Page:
One night when I got home after looking for Leo, there was a message on my answering machine. A group of young guys — they all sounded drunk — were laughing and cutting up in the background. It was kind of strange. The speaker was telling me that if I wanted an interview with him, I'd have to "make a deal" along the lines of doing something for him that Monica did for Bill. "Then maybe we'll talk!" he laughed.

I'd been trying to get in touch with Leo.

But nah, I thought; it couldn't be Leo.

LEO AND THE LAW

It was the kind of night the posse should love: It was all about them — or, that is, Leo. The premiere of The Man in the Iron Mask was showing at the Ziegfeld Theater; Leo entered to the tearful wailing and undergarment-pelting of hundreds of teenage girls. The after-party at the New York Public Library was attended by everyone who was anyone — but even most of them couldn't get upstairs into the extra-exclusive chamber where Leo and some of his entourage, which included Jay Ferguson and David Blaine that night, puffed on imported cigars. They'd just been down to Cuba.

Elizabeth Berkley made it into the upstairs party on the invitation of an L.A. publicist named Karen Tenzer, a partner in the firm Michaels, Wolf and Tenzer, which counts among its clients Gabriel Byrne, who co-starred in Iron Mask as Leo's Musketeer. Not long after Berkley, best known for her flashy role in Showgirls, started mingling, Tenzer took her aside. "She said, 'Jay Ferguson and Leo are going crazy for you, and they want you to come to Elaine's after this — without Roger,'" says Berkley, whose hapless boyfriend, actor-director-whatever Roger Wilson (he starred in Porky's I and II), was nearby, getting some food.

Berkley asked, was this some kind of joke? Tenzer, she says, knew she lived with Wilson here in New York; the couple had recently had dinner with Tenzer and Byrne while in Utah for the Sundance Film Festival. "'They're going nuts for you,'" Berkley says Tenzer laughed.

Berkley had also seen DiCaprio and Ferguson around for years. When DiCaprio was on Growing Pains and Ferguson on Evening Shade, Berkley was a Saved by the Bell cutie. "The last time I saw Jay, I was probably 17," says Berkley. "In L.A., you just see everybody around at events and auditions." However, she declined what seemed a rather odd request. Berkley says, "I told Karen I'm in love with Roger."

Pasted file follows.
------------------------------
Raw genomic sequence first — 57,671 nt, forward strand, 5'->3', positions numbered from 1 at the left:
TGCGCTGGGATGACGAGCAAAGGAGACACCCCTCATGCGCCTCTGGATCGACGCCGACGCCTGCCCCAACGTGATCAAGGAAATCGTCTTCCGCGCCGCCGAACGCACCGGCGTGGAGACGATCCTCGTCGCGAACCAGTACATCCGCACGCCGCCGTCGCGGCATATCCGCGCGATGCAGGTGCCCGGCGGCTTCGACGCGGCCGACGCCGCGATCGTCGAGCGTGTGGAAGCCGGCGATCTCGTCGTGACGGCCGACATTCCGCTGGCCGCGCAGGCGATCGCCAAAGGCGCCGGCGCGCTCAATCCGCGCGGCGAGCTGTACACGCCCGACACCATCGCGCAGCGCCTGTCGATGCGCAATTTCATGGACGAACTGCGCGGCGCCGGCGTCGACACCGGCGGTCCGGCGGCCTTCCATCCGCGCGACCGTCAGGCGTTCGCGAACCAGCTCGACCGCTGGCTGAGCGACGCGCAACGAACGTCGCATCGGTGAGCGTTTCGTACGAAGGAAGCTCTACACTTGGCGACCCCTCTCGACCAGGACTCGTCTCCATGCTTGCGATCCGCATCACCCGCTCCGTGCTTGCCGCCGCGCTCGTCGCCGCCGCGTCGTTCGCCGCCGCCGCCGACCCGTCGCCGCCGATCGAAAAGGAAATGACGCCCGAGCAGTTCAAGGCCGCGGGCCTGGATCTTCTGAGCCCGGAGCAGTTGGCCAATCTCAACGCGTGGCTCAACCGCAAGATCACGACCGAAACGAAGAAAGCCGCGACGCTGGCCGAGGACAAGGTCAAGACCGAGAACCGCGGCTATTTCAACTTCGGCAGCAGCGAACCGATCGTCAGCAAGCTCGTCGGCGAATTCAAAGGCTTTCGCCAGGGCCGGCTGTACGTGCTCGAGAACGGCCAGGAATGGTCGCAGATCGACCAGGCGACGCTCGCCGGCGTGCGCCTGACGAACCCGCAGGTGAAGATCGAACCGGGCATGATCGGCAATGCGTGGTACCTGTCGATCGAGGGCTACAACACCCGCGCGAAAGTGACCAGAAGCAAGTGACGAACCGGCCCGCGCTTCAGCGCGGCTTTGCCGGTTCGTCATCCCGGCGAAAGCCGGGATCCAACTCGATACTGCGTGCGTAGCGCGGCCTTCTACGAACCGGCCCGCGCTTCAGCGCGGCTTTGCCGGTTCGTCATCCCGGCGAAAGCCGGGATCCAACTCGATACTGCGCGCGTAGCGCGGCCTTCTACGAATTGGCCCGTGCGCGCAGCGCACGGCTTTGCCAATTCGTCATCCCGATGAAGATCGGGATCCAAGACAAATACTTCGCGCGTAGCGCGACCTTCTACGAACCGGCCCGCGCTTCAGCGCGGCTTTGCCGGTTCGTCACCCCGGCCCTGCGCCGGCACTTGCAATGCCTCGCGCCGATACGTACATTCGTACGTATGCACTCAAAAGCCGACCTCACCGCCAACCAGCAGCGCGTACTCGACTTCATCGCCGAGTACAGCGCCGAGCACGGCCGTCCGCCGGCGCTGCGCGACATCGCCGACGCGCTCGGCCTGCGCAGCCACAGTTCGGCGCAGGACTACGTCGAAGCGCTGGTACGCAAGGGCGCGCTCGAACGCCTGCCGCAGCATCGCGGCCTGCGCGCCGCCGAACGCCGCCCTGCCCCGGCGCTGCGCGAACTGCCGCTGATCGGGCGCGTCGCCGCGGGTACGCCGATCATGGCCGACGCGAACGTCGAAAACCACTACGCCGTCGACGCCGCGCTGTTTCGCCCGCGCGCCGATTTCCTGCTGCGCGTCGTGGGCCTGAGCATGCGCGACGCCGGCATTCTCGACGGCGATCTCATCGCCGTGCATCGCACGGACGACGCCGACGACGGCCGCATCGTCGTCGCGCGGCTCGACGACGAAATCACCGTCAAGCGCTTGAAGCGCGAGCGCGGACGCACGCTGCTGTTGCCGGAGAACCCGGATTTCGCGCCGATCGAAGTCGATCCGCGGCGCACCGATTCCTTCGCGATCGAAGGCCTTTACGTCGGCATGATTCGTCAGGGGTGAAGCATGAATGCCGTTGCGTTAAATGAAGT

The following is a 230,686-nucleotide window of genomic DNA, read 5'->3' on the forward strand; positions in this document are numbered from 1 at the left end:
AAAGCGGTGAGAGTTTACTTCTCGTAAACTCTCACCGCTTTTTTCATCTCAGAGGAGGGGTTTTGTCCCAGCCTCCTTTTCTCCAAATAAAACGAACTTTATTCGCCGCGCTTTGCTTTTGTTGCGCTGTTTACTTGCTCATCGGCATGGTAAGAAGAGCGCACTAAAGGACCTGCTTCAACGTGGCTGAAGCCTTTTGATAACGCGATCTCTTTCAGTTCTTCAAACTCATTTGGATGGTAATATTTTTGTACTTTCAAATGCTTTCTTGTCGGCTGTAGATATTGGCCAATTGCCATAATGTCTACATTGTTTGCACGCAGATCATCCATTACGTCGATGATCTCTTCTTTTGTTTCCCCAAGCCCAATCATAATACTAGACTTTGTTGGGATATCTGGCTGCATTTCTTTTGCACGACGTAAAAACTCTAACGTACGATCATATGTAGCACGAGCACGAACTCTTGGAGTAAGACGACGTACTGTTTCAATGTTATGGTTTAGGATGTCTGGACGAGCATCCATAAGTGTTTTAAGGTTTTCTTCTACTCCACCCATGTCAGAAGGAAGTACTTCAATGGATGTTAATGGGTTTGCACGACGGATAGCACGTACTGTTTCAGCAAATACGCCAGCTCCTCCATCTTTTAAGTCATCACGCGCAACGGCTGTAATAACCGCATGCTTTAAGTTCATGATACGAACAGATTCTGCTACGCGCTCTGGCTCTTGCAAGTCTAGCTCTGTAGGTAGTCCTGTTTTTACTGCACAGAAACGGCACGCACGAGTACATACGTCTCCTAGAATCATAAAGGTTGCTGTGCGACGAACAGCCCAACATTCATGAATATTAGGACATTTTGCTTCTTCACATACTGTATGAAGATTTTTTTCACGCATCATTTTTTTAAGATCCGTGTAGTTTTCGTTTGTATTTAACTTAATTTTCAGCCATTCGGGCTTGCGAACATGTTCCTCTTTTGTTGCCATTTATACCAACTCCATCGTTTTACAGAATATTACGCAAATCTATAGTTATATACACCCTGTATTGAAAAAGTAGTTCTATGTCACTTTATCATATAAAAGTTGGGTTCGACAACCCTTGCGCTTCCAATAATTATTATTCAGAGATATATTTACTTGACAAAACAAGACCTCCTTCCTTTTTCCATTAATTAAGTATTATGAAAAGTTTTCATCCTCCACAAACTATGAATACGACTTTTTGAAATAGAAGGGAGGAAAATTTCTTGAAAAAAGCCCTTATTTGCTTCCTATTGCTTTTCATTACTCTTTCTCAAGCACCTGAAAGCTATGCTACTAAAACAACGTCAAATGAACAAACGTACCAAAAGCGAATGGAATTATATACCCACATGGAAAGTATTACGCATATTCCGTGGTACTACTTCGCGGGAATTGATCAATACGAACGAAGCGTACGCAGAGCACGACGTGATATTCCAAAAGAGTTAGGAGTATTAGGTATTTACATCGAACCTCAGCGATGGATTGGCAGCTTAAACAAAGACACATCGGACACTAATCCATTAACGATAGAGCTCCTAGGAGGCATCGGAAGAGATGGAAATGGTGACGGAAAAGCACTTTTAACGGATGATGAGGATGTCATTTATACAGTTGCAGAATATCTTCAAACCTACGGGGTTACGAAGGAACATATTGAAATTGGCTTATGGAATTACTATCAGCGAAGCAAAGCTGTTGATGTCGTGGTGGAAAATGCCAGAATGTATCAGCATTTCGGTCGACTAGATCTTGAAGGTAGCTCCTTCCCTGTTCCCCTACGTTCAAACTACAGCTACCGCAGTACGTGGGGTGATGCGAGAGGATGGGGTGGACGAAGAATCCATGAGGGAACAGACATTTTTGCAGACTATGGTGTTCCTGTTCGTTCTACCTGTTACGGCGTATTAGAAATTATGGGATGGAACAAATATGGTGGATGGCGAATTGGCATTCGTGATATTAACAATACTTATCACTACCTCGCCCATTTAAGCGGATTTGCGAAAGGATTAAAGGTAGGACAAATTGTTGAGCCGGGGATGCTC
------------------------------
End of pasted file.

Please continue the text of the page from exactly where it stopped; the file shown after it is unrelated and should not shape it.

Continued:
But that, apparently, wasn't the end of it. "The next morning on my voice mail," says Berkley, "there was a message from Jay, saying, 'Hey, baby, Karen gave me your number, we're going to dinner later, we want you to come.'" Throughout the day, Berkley says, she also received around seven messages from Tenzer, which she ignored, until finally, around midnight, there was one from Tenzer's assistant saying "Karen needs you immediately," giving Tenzer's cell-phone number, which she dialed.

"The first thing Karen said was, 'Why didn't you call Jay back?'" says Berkley, with quiet outrage. "She said, 'Your presence is requested here.' Her tone was very impatient. And I said, 'What, are you trying to deliver me to these guys, Karen?' And she said, 'Well, you know.'"

"Really upset," Berkley went to Wilson, who was in their living room watching sports. Hearing what had gone on, Wilson (who's from Brooklyn) asked for Tenzer's cell number and got Jay Ferguson on the phone. "I said, 'Look, Jay,'" says Wilson, "'I know you guys are having a great time and the town is your apple — but not this part of town. I don't know how this got started, but I'm just asking you please not to call my home again, and Elizabeth has asked please that you not call her again. . . . Okay?'"

"And then I heard a lot of profanity," says Berkley.